“I’m a big fan of Bryan Moss, and the fact that the mural was going to be on the East Side. That’s the neighborhood I grew up in, and if my work is going to live on in any permanent way, I want it to be there,” he said.

Columbus, a city much more diverse than the nation as a whole, remains heavily segregated across racial and socioeconomic lines. Neighborhoods in the East Side tend to be primarily Black and Hispanic while those in the west side tend to be primarily white.

The majority race in each block of Columbus, OH. Image from U.S. census data via 

For Moss, too, taking on this project was always about engaging the community.

“I grew up really poor on the South End of Columbus, and it limited my education in a lot of ways, including art,” Moss said. “So I was like, ‘When I get older, I’m not going to let kids fall behind like this.’ It’s always been a dream of mine to show kids about art as a form of expression, and to support people who came from where I came from.”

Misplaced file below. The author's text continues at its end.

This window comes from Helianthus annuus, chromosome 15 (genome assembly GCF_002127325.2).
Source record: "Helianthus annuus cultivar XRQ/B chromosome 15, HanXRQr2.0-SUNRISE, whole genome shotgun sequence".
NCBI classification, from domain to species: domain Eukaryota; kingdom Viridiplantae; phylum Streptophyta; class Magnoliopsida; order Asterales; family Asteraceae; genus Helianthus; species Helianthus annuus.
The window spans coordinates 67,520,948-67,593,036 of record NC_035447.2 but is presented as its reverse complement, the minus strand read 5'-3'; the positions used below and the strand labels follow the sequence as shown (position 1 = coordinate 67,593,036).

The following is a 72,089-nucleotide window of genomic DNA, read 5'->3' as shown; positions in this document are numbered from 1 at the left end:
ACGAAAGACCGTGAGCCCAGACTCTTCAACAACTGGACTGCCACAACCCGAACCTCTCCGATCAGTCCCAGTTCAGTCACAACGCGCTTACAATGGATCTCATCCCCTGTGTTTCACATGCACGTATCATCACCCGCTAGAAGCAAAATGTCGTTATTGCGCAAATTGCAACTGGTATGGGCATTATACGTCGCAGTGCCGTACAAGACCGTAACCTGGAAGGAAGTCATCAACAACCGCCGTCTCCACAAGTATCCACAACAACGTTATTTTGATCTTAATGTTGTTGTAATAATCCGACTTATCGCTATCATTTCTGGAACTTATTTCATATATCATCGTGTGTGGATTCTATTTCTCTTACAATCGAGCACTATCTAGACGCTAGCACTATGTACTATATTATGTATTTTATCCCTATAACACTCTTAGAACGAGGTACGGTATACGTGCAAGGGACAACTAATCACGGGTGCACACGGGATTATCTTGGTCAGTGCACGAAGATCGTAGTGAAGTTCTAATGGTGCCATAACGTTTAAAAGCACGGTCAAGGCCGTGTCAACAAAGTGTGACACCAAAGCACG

And at a time when arts funding is threatened in an increasingly STEM-focused and pandemic-ravaged world, Columbus is working to maintain and cultivate robust arts education — especially for historically disadvantaged students.

According to the Public School Review, the Columbus City School District — the largest school district in Ohio — ranks in the top 1% of schools across Ohio for diversity, with a 77% minority student body versus 30% at the state level — both majority Black. According the Ohio Arts Council, this same district excels at providing arts education to its students; 0% are without access to arts curriculum, and 99% of its schools have some form of arts requirement. 

Image courtesy of the Ohio Arts Council Ohio Arts Education Data Dashboard.

The mural will now be part of that arts education, too. It will be recreated in Beechcroft High School, Abdurraqib’s alma mater, and students there — along with the children who attended the launch — will have the opportunity to add their drawings to an informational board/free library to be built onsite.